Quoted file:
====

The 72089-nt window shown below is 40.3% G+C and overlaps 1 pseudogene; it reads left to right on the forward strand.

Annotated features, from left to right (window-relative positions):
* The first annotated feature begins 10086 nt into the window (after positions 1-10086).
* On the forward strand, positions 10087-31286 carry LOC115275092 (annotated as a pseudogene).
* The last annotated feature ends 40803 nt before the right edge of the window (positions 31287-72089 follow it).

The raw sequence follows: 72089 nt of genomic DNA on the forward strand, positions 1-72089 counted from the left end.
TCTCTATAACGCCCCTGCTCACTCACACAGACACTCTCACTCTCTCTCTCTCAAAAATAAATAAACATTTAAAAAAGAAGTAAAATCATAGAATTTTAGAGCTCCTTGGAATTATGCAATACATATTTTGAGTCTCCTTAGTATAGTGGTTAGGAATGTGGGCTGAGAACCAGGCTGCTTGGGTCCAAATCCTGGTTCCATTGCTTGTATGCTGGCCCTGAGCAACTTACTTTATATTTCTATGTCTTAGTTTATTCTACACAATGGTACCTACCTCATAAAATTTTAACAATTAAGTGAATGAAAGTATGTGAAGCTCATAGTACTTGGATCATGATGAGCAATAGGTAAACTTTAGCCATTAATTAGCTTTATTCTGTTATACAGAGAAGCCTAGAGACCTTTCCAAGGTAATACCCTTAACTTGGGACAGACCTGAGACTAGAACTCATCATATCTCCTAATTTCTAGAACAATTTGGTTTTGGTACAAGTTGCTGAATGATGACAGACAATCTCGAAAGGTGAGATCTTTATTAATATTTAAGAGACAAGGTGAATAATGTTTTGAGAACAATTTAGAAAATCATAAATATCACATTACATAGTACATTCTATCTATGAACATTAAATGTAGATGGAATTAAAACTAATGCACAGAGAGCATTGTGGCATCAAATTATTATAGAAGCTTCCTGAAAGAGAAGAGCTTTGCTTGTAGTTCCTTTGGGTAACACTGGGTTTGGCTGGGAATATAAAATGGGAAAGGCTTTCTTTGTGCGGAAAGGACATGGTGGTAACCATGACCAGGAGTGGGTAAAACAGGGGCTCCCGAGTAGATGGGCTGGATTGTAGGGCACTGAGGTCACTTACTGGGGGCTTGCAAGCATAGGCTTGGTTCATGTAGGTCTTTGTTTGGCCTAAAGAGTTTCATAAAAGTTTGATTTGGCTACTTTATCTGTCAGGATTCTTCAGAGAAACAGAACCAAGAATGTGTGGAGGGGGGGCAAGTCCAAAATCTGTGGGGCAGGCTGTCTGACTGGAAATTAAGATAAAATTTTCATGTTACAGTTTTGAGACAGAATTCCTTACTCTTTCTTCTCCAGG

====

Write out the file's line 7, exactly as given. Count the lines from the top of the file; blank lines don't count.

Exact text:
TCTCTATAACGCCCCTGCTCACTCACACAGACACTCTCACTCTCTCTCTCTCAAAAATAAATAAACATTTAAAAAAGAAGTAAAATCATAGAATTTTAGAGCTCCTTGGAATTATGCAATACATATTTTGAGTCTCCTTAGTATAGTGGTTAGGAATGTGGGCTGAGAACCAGGCTGCTTGGGTCCAAATCCTGGTTCCATTGCTTGTATGCTGGCCCTGAGCAACTTACTTTATATTTCTATGTCTTAGTTTATTCTACACAATGGTACCTACCTCATAAAATTTTAACAATTAAGTGAATGAAAGTATGTGAAGCTCATAGTACTTGGATCATGATGAGCAATAGGTAAACTTTAGCCATTAATTAGCTTTATTCTGTTATACAGAGAAGCCTAGAGACCTTTCCAAGGTAATACCCTTAACTTGGGACAGACCTGAGACTAGAACTCATCATATCTCCTAATTTCTAGAACAATTTGGTTTTGGTACAAGTTGCTGAATGATGACAGACAATCTCGAAAGGTGAGATCTTTATTAATATTTAAGAGACAAGGTGAATAATGTTTTGAGAACAATTTAGAAAATCATAAATATCACATTACATAGTACATTCTATCTATGAACATTAAATGTAGATGGAATTAAAACTAATGCACAGAGAGCATTGTGGCATCAAATTATTATAGAAGCTTCCTGAAAGAGAAGAGCTTTGCTTGTAGTTCCTTTGGGTAACACTGGGTTTGGCTGGGAATATAAAATGGGAAAGGCTTTCTTTGTGCGGAAAGGACATGGTGGTAACCATGACCAGGAGTGGGTAAAACAGGGGCTCCCGAGTAGATGGGCTGGATTGTAGGGCACTGAGGTCACTTACTGGGGGCTTGCAAGCATAGGCTTGGTTCATGTAGGTCTTTGTTTGGCCTAAAGAGTTTCATAAAAGTTTGATTTGGCTACTTTATCTGTCAGGATTCTTCAGAGAAACAGAACCAAGAATGTGTGGAGGGGGGGCAAGTCCAAAATCTGTGGGGCAGGCTGTCTGACTGGAAATTAAGATAAAATTTTCATGTTACAGTTTTGAGACAGAATTCCTTACTCTTTCTTCTCCAGG